Willow

I’ve noticed in my own life and my own journey, if I start experiencing a contraction, I’m at the point where I can say to myself, “Okay, I know that there’s going to be an expansion and that’s just how this works.” When we’re early on in our respective journeys, we think, “I’ve done the contraction, now I should just be in the expansion.” And the reality is: it’s just the endless heartbeat, and it keeps going.

adrienne

It’s the aliveness. I thought that I was going to get to a point and just be peaceful like Toni Morrison. In my mind, Toni Morrison was the living embodiment of peace. I thought, “She does not seem perturbed by any of this.” And it’s like: no, she had her things I don’t know about. She was still in her journey of figuring these things out. She got upset by things, and I’m doing that in my way. Because I’m human. And humans, we don’t get anywhere other than being human. And the wisdom is not to get beyond it but to accept and find a way to dance with it—to find the rhythm.

Prentis

I’m still thinking about and loving the point about whether healing really is just going backward. Is the goal to be who we were when we were children? Or is it also moving forward? How can it be both of those things?

From left: Marni wears Moncler top, boots from the Fashion Archive London. Tehya wears blazer, shirt, pants, and tie by Kenzo, boots from the Fashion Archive London

adrienne

I love that because I’m like, “I don’t want to go back.” There’s no moment in my previous life that I would trade for the one that I’m in now. The delicious privilege of getting to live 44 years is that I love all that I’ve experienced. Maybe moving outside of linearity helps, so that it’s not a back or forward but an expanding out—just as the universe is expanding out still. And so as a being of this universe, I am also still expanding out and figuring out what exactly I am and how the scale of myself works.

 

I thought I was a moon person, but I was just in a moon phase of my life. I was all about reflecting the light of others and getting pulled into the tides of others. And now, I’m in a sun phase of my life where I’m like, “There’s something in me that is shining, and it’s not a reflection of something else; it’s from inside.” It might have always been there, but I was taught it was not possible that someone like me could be shining. I’m Black and I’m queer and I’m fat and I just don’t fit into whatever shining is. And yet, I’m shining, and I’m surrounded by people who are also shining in spite of what we were told. I suspect maybe everyone is shining, and that’s what trauma does: contour and hide from us that we are these light beings. What does it mean to actually be constructed of stardust in the most literal sense? What does that mean?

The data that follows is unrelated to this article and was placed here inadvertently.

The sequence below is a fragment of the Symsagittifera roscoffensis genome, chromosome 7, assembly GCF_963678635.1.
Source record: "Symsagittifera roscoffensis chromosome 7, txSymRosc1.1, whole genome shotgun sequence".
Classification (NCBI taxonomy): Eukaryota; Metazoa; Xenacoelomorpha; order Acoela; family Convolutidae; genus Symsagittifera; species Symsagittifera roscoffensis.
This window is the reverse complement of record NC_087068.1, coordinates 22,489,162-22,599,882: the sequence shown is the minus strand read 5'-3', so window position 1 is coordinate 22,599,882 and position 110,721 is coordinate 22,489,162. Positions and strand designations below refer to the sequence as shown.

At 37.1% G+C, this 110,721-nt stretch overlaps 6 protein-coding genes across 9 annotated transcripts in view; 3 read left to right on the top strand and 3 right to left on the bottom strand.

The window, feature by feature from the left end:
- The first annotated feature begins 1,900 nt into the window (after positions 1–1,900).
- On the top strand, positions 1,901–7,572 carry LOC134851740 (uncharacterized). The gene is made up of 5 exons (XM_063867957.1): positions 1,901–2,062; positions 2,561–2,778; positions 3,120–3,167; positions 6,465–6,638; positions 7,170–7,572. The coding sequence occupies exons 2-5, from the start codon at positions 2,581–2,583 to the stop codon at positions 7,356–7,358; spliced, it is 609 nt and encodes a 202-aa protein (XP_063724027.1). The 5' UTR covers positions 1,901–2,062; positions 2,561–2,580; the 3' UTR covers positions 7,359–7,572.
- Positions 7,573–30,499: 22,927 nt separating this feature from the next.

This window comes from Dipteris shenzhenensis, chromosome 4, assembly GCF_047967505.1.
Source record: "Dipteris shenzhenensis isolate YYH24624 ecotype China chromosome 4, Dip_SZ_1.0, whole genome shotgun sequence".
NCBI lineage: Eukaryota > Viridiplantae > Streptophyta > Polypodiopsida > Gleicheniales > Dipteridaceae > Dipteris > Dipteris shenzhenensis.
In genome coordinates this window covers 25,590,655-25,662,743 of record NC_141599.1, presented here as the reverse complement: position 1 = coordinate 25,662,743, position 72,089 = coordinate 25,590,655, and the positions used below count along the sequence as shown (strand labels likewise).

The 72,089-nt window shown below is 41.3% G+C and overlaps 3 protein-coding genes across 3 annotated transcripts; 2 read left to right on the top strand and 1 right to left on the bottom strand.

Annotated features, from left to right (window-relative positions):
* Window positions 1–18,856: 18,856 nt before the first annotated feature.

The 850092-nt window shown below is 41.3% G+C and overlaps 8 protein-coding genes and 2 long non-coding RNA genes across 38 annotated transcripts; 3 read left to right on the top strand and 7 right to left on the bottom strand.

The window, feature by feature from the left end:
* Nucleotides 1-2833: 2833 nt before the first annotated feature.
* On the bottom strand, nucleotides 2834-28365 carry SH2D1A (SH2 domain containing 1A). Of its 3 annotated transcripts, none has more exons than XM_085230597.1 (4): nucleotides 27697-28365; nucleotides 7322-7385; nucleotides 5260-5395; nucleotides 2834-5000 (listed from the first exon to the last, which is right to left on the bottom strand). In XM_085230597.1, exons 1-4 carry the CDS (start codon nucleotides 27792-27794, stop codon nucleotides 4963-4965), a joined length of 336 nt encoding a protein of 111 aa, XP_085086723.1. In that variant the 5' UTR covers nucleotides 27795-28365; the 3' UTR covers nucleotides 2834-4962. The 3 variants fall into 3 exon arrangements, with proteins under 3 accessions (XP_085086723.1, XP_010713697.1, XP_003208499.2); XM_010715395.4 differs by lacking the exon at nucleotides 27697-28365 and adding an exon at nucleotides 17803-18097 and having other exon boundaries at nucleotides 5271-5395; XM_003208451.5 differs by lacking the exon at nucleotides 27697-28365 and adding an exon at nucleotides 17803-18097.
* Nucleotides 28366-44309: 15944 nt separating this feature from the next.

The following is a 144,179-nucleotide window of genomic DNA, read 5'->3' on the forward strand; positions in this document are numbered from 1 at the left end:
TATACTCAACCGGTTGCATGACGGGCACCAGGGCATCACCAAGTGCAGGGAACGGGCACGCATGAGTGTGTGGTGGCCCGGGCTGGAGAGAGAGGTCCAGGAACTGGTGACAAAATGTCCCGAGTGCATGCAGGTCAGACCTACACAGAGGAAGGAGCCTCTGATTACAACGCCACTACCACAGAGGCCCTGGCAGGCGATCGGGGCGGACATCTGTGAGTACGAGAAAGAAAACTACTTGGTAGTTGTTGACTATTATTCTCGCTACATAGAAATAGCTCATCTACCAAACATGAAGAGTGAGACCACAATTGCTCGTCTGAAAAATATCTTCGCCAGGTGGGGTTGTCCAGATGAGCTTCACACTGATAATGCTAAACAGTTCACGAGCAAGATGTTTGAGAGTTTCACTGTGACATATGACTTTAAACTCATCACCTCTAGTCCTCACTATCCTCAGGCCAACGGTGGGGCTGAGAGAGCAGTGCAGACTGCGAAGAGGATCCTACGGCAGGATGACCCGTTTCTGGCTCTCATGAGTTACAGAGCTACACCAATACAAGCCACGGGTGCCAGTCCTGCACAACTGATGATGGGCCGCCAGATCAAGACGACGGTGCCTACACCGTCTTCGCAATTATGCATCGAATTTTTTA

I don’t want to shrink that. I don’t want to return to anything. I want to keep expanding, and then what’s inevitable is expanding into my relationships. My niblings were just visiting, and I’m like, “I am responsible for supporting your first kiss, and your first period, and your first comedy show, and your first TikTok dance. I’m expanding out, but I’m expanding in such a way that you can also expand.”

Willow

You mentioned the word “pleasure,” adrienne, which we must talk about with you in the room. In this conversation about embodiment, what role do joy and physical pleasure play in this process beyond our ideas about uprooting trauma being this purely gnarly process that’s meant to feel horrible?

adrienne

I used to be a hardcore futurist, and I’m still pretty geeked out about the future, but I’ve been becoming much more of nowist, in the sense of now versus utopia, versus heaven, versus joy and pleasure only being something you experience in the future when you’ve earned it after a lifetime of suffering. Or if someone checks you off on a list and says you did good. I’m actually a nowist, and pleasure is almost always available in the now, even in moments of immense grief. Joy is always with us, it’s always walking with us. 

 

It’s just true. Go to a funeral, especially a Black funeral, go to places where people who have been deeply oppressed are gathering to deal with our pain, and joy is there, and we are singing, we are dancing, we are turning it into a celebration, because the truth is life is a celebration. Life is a nonstop ceremony of wonder, and we are just distracted right now. 

 

Pleasure is simple. In her essay “Uses of the Erotic: The Erotic as Power,” Audre Lorde offers the idea that something that simple can also be that powerful. That once I reclaim even that moment of pleasure—once I reclaim my body, even just for the one cycle of the orgasm—once I have experienced that, it makes it much harder for me to settle for anything less than that. The power of that is why we don’t just give up agency over our bodies. It’s why we don’t just say, “Yeah, sure, you can take my rights.” It’s why we don’t give up bending gender. It’s why we don’t give up being ourselves, because it’s like, “No, the power of that, you cannot take that from me.”

Willow

Speaking of power and agency, obviously attacks on bodily autonomy and reproductive rights are at an all-time high right now. How do you both stay centered and connected to your own sense of power and agency?

Prentis

I think about what adrienne was sharing about shining and letting that be the truth. And I think a lot about the effortlessness actually of shining. It’s not actually an effortful thing to do. But it takes us a long time to figure that out. It may take a whole lifetime, or a couple, but I feel my most powerful when I am relaxed. That’s one of the principles that we are taught in somatics: a relaxed body is the most powerful body that you have. And partly that’s because a relaxed body can choose what to do.